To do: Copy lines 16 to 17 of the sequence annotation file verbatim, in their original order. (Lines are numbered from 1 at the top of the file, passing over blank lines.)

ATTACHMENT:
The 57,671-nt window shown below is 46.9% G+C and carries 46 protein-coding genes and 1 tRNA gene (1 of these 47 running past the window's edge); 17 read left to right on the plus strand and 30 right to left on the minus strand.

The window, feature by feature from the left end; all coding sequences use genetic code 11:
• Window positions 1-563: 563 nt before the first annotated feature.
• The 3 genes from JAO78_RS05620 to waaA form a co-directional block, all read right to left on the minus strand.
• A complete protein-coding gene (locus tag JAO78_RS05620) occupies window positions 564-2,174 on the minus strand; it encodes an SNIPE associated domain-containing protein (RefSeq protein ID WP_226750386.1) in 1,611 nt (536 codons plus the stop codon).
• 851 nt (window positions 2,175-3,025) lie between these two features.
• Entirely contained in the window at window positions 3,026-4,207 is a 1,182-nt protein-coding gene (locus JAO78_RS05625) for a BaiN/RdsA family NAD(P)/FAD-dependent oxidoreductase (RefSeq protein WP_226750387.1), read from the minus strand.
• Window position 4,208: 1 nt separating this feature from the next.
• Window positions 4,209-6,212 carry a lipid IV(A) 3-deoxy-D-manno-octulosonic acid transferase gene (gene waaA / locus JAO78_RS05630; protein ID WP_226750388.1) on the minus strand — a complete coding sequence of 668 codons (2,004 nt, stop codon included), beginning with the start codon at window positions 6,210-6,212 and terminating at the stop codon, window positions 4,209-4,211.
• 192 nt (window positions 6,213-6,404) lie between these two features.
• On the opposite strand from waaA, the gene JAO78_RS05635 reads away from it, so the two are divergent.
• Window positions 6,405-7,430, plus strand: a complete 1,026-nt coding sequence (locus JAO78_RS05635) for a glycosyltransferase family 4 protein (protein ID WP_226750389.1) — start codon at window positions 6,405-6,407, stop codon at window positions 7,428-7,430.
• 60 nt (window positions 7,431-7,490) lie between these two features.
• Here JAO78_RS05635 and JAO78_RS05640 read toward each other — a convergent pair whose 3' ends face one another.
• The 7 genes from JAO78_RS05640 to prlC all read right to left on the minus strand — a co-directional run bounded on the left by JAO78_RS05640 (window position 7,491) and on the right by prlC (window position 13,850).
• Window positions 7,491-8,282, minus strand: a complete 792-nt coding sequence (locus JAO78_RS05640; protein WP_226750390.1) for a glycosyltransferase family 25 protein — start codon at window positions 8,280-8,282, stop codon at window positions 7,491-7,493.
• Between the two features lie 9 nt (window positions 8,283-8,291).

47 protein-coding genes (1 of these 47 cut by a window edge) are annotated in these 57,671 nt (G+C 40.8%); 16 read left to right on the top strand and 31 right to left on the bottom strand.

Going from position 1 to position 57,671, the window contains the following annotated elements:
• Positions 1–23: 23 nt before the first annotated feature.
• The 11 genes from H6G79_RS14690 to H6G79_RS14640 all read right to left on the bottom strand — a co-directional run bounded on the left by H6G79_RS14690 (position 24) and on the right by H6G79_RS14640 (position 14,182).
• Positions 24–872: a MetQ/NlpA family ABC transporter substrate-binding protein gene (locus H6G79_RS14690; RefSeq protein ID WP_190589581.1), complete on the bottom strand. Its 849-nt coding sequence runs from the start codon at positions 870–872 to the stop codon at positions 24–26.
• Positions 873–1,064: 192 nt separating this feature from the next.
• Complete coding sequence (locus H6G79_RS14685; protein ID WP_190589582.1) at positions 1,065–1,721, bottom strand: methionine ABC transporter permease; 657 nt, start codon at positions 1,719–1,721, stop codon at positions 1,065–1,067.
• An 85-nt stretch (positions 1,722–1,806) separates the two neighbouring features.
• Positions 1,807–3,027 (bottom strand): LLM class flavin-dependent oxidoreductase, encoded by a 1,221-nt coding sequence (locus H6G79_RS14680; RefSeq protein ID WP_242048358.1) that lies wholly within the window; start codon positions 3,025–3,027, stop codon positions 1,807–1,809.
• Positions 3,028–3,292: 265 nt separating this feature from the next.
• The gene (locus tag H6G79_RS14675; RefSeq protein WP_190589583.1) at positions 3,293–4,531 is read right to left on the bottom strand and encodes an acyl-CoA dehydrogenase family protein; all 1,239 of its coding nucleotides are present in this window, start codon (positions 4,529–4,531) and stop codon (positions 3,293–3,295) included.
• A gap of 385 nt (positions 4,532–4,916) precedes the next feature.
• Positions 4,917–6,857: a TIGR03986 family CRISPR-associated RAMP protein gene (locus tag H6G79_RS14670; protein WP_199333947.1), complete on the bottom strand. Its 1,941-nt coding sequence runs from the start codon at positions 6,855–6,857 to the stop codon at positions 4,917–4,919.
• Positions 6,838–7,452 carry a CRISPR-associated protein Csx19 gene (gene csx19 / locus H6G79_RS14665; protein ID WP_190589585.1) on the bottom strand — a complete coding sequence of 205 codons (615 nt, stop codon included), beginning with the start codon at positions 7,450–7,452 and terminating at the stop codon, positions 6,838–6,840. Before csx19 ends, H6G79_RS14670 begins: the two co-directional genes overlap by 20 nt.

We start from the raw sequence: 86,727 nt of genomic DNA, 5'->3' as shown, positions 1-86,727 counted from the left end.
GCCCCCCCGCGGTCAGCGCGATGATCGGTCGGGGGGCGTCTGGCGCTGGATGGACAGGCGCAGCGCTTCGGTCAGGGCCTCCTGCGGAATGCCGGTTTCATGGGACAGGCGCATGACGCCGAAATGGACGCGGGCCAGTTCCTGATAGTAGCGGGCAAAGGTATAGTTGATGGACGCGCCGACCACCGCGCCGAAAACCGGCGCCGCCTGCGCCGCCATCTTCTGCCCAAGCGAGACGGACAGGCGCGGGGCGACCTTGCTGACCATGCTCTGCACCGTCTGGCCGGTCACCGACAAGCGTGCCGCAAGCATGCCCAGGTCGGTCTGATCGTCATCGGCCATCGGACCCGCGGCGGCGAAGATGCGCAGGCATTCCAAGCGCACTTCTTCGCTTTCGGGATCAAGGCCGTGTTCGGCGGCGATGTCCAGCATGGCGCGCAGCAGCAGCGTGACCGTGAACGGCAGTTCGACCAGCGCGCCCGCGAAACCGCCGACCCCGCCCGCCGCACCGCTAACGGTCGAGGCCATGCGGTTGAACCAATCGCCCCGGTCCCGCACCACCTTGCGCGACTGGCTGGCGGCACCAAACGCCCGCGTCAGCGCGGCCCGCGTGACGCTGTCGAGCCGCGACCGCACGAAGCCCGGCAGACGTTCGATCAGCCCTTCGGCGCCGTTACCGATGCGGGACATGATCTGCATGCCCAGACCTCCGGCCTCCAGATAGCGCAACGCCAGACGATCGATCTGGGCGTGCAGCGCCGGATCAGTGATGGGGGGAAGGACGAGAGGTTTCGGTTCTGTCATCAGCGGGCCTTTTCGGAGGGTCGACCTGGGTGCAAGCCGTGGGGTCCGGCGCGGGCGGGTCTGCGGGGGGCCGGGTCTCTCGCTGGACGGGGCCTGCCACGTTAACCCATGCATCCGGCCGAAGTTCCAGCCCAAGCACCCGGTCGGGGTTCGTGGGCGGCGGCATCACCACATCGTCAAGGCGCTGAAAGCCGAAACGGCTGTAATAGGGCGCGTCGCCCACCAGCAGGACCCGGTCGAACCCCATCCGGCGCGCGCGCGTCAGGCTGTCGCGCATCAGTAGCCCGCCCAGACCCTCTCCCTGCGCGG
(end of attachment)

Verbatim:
• Window positions 7,491-8,282, minus strand: a complete 792-nt coding sequence (locus JAO78_RS05640; protein WP_226750390.1) for a glycosyltransferase family 25 protein — start codon at window positions 8,280-8,282, stop codon at window positions 7,491-7,493.
• Between the two features lie 9 nt (window positions 8,283-8,291).